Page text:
Written by Bill Stewart, my late father-in-law. It’s in a life history that he and his wife Marji Smock Stewart wrote. Her part is called Finding the Rivers. He called his Climbing the Hills. It starts on a farm near Pellville, Hancock County in western Kentucky.
Pellville Farm 1918
The year was late 1918. I stood in the front yard near the road in front of our house and held Mother’s hand. Standing near the edge of the road, both curious and scared, I waited as the approaching noise became louder and louder.
When the source of the noise came up the road to the front of our house it stopped. It was the first time either of us had ever seen an army lorry. Soldiers disembarked from the covered back portion of the truck: World War I soldiers were coming home. They were getting off at the nearest place to their homes. Mother would have drawn fresh water from the well and made biscuits and fried eggs as a quick meal. No one was expecting them. The lorry had solid rubber tires and rims about 16 inches wide. This was real Kentucky hill country and all the roads were narrow and dirt.
There was a small crossroad at our home. This was the house where I, William Lester Stewart, was born 17 November 1915. The house was built by John Lester Brown and Cordelia Brown, my mother Mabel’s parents. Built of logs, two stories high, it had a sandstone fireplace at each end of the house, horizontal weather boarding covered the exterior. All the houses had tin roofs. There was a wood burning stove in the kitchen, in the back of the house, used for cooking and heating. Two large maple trees grew in the front yard between the house and the road.
This farm was about sixty acres in size; strictly subsistence living. We had a garden, chickens, hogs and two black horses to pull the farm implements. Best of all, we had a dog, Teddy. Teddy was my friend.
About half our farm acreage was hill; too steep to cultivate. The nearest paved road was twenty-five miles away and that was in Owensboro. The country road toward our house had some gravel two and one half miles toward our part of the county. All direct roads were practically impassable in inclement weather and dusty in dry weather. We had wonderful neighbors, Walter and Blanche Glover, who lived directly across the road.
School and Church
Up the hill going east towards Patesville one fourth a mile was Brown school. Brown was a one room school house with a coal heated stove plus a water well outside and down the hill. Grades one through eight could go to school there but often boys or girls in the upper grades had quit school to work so it was mostly small children.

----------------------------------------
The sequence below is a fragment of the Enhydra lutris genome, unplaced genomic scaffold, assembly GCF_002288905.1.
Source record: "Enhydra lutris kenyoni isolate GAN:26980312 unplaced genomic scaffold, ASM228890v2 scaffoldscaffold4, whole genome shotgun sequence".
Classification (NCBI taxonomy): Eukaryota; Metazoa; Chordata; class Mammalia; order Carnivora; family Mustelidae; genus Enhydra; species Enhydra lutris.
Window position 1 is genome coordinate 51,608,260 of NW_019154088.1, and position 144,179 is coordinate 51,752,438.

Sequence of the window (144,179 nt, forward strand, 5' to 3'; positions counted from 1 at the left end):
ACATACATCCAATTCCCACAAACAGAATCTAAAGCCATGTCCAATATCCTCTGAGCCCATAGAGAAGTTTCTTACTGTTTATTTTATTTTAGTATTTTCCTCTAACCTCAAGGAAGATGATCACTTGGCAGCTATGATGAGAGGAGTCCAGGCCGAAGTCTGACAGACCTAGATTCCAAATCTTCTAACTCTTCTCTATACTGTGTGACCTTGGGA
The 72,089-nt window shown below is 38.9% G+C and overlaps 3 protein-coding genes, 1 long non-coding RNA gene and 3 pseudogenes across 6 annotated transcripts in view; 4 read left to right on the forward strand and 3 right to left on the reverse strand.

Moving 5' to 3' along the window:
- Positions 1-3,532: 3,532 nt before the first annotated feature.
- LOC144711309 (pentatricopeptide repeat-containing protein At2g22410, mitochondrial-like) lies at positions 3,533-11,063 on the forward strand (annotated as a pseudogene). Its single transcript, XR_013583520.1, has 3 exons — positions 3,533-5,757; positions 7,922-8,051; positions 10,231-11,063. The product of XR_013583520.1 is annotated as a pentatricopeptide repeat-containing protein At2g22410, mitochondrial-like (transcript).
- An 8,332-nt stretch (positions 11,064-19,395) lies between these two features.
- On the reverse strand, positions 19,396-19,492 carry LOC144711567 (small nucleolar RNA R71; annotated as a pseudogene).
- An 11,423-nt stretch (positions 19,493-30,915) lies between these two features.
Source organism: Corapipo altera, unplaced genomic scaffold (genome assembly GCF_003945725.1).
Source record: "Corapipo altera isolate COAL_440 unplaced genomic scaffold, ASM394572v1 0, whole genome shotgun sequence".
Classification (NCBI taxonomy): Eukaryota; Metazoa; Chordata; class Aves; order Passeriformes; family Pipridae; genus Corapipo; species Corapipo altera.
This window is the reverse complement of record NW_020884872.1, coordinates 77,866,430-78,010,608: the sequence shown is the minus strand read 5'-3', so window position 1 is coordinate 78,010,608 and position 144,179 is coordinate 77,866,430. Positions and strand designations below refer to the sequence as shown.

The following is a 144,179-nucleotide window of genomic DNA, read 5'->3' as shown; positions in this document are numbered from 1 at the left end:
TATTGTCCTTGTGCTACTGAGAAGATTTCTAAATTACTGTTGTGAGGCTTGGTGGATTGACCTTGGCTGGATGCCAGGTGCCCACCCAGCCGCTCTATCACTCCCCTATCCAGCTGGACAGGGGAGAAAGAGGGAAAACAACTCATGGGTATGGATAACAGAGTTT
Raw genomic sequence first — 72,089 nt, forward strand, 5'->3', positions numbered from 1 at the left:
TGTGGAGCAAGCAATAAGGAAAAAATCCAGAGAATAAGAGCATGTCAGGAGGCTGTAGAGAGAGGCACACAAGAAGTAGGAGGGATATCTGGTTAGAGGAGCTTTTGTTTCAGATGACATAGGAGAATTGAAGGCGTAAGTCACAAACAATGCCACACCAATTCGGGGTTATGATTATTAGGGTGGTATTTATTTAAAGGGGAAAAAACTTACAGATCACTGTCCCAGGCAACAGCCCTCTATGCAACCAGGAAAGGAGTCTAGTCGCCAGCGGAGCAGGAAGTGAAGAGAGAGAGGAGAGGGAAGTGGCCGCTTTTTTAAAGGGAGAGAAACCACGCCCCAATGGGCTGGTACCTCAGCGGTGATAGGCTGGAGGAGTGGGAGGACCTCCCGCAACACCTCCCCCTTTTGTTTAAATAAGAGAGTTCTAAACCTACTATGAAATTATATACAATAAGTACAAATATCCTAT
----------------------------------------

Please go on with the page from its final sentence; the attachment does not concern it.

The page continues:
Continuing east on this road towards Patesville, seven-tenths of a mile from our house, was the nearest Baptist church. We had Sunday School every Sunday but church only once a month. A preacher would rotate among four churches.
It was accepted practice for one of the families to invite the preacher home for Sunday dinner. Sometimes that included his family. Preferably the hosts had an automobile so he didn’t have to walk or ride horseback.
It was common practice on these roads and especially in inclement weather and winter to hitch our two black horses to a wagon. We put stiff backed chairs with cane bottoms in the wagon and rode in the wagon to church. But mostly our legs grew strong climbing hills to school or church or walking to visit friends and family.
At church, accompanied by an old pump organ, we sang the old songs such as “Old Rugged Cross,” “Shall We Gather At The River,” “When the Roll is Called Up Yonder,” “Love Lifted Me,” “Have Thine Own Way, Lord.” With the windows full open in the summer and an enthusiastic crowd singing loudly, these country hills really were alive with the sound of music!
I went back with my nephew Tom Poole in October 2002. A country store has replaced the house where I was born. The house was torn down in the last ten years or so. The store and crossroad are our reference point now. On a Kentucky road map, #69 is from Fordsville to Hawesville and #144 from Pellville to Patesville. The roads are now black topped.
Tom and I went on a search for the site of the former Oak Grove Baptist Church and cemetery where two of my mother’s brothers are buried. Tom found it seven-tenths of a mile from the crossroads reference point, east on Highway 144, i.e. toward Patesville on the west side of the road. The church has been torn down.
Tom found the gravestones of the young uncles I never met. Junius E. Brown died Sept. 17, 1890 at the age of seven. Bertram Lee Brown died Nov. 6, 1898 two months before his second birthday.
Panther Creek Baptist Church
Next, Tom and I looked for Panther Creek Baptist Church where my grandparents Stewart attended and where they are buried. This is on a road which runs from Pellville to Whitesville KY and is partially paved.
The cemetery is across the road from the church. To find my grandparents’ resting place do this: Enter the gate and turn left. Look in the front row for a large headstone which is prominent. William M. Stewart, born March 19, 1861; died June 16, 1907. Amanda W. (Chappel) Stewart, born October 3, 1859; died Dec. 6, 1923. On the stone were these words: “His words were kindness, his deeds were love, his spirit humbled, he rests above.”
Next, in Kentucky to Minnesota, growing up and university.